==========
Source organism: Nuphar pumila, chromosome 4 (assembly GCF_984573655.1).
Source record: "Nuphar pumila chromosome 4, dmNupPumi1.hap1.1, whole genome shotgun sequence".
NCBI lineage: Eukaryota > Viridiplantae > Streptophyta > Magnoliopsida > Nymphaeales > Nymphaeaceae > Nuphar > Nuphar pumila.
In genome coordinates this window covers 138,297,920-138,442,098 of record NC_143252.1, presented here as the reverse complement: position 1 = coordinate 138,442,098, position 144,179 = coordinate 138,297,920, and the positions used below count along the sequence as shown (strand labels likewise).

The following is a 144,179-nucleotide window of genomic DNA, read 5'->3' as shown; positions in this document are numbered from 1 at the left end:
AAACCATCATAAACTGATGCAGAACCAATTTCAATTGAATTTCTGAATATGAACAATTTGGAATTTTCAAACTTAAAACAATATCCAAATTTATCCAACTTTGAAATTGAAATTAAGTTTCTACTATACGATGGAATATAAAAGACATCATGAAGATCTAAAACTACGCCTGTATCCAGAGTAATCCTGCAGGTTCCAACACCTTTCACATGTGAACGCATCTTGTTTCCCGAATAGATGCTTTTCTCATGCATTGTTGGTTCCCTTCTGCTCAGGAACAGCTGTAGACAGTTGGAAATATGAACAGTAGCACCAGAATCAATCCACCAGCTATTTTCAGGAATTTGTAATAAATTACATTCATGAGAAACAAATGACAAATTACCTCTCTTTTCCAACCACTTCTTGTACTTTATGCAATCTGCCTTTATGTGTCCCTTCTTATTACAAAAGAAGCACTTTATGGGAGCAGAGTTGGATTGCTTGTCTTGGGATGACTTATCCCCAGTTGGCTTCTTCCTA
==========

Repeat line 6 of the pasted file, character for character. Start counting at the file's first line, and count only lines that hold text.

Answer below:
AAACCATCATAAACTGATGCAGAACCAATTTCAATTGAATTTCTGAATATGAACAATTTGGAATTTTCAAACTTAAAACAATATCCAAATTTATCCAACTTTGAAATTGAAATTAAGTTTCTACTATACGATGGAATATAAAAGACATCATGAAGATCTAAAACTACGCCTGTATCCAGAGTAATCCTGCAGGTTCCAACACCTTTCACATGTGAACGCATCTTGTTTCCCGAATAGATGCTTTTCTCATGCATTGTTGGTTCCCTTCTGCTCAGGAACAGCTGTAGACAGTTGGAAATATGAACAGTAGCACCAGAATCAATCCACCAGCTATTTTCAGGAATTTGTAATAAATTACATTCATGAGAAACAAATGACAAATTACCTCTCTTTTCCAACCACTTCTTGTACTTTATGCAATCTGCCTTTATGTGTCCCTTCTTATTACAAAAGAAGCACTTTATGGGAGCAGAGTTGGATTGCTTGTCTTGGGATGACTTATCCCCAGTTGGCTTCTTCCTA